Humans are social beings, and small talk is a significant part of creating a social connection, as well as being an act of politeness. When you have brief conversations about topics outside of the work that you’re doing, you create a bond with another person in a way that makes conversations flow more smoothly.
Spend a couple of minutes with introductory small talk that will put the applicant at ease. Ask how their day is going and let them know what to expect during the phone interview, and ask where they saw the role advertised and what attracted them to it. Introduce yourself and explain briefly what your position is within the company. Once you’ve shared a few friendly comments, you’ll be surprised how much more insightful information you’ll get out of a candidate.
With multiple interviews taking place, it’s easy to forget who said what. By keeping accurate, up-to-date records, you can share them with your team members and also provide the candidate with valuable feedback after the call.
A phone interview may be more informal, but this is your chance to separate the wheat from the chaff, so make each question count and don’t ask questions for the sake of filling time.
If you establish who the most suitable candidates are to take forward at this early stage, it will save a lot of time further on in the recruitment process. That means getting vital information right at the start of the process. There’s nothing more frustrating than deciding on a candidate you need to start immediately, only to find out that their notice period is three months.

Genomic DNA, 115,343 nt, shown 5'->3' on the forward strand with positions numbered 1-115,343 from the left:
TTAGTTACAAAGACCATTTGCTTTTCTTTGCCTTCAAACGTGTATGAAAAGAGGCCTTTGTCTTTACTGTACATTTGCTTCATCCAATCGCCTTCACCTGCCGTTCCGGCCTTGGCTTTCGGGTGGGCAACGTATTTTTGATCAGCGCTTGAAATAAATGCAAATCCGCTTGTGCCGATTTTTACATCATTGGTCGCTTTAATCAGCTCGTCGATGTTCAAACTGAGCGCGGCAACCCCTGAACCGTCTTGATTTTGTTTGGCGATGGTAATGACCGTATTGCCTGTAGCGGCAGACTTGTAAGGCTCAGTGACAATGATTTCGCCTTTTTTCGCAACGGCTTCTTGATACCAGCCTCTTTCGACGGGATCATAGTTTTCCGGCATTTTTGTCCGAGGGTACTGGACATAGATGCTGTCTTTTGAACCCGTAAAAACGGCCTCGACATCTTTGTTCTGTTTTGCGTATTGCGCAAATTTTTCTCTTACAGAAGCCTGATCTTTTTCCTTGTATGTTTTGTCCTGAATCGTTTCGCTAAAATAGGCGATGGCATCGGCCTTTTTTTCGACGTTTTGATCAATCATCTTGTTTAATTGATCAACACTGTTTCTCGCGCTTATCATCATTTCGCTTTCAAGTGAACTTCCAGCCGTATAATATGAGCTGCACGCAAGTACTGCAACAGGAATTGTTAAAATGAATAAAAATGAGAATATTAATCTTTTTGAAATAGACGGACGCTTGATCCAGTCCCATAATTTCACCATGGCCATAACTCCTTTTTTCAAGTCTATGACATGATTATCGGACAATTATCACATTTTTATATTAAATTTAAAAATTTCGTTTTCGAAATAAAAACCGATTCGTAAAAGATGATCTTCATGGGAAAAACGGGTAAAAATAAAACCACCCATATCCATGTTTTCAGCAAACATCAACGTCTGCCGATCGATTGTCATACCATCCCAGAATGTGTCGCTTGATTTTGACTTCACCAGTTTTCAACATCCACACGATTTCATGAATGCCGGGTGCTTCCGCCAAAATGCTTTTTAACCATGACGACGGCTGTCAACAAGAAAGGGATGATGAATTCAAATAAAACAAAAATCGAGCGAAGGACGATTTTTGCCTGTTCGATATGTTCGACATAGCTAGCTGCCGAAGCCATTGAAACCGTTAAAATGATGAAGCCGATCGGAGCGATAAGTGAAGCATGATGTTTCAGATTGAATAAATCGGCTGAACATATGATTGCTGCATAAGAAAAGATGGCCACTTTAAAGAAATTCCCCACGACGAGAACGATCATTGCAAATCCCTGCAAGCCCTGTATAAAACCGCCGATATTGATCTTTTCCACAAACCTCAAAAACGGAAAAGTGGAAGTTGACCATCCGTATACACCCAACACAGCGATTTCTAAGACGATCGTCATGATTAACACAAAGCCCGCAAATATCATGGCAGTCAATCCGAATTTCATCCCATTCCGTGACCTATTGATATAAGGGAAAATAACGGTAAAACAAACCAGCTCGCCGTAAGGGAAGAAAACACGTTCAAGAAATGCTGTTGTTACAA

During a phone interview, you won’t be able to watch your candidate’s body language, but pay attention to the tone of their voice. How comfortable do they seem while giving their answers? The tone and manner they use will be able to give you an indication of how confident, honest, or friendly they seem.
Make sure you listen for the majority of the interview. While you will need to give a brief introduction to the job and ask questions, you should spend 80% of the phone interview listening to the candidate. Refrain from interrupting and provide them with a chance to expand and elaborate on their answers.
Once you’ve given an overview of the job, ask the candidate if they think there will be problems with the qualifications, expectations or role itself.
The candidate may have no concerns or might highlight some reasons or issues why they might not be a good fit for the role – ones that you may not have previously considered.
Don’t worry if you have to cut the phone call short, if necessary. If it’s clear to you that the candidate isn’t right for the role, be polite and thank the applicant for their time and end the phone interview as soon as you can.
Whether you’re taking the candidate through to the next stage or not, always let the candidate know what the next steps are. Most candidates will want to know how long it will take you to make a hiring decision.
After all of your interviews, look over your notes from each and rank the candidates in order of suitability. You can then contact your candidates to let them know if they’ve made it through to the next stage of face-to-face interviews.
Leave a voicemail. Some people like to screen their calls. This can be avoided by scheduling the call ahead of time and providing the phone number that you will be calling from. If the applicant does not call back within a few minutes, it’s time to move on with your day.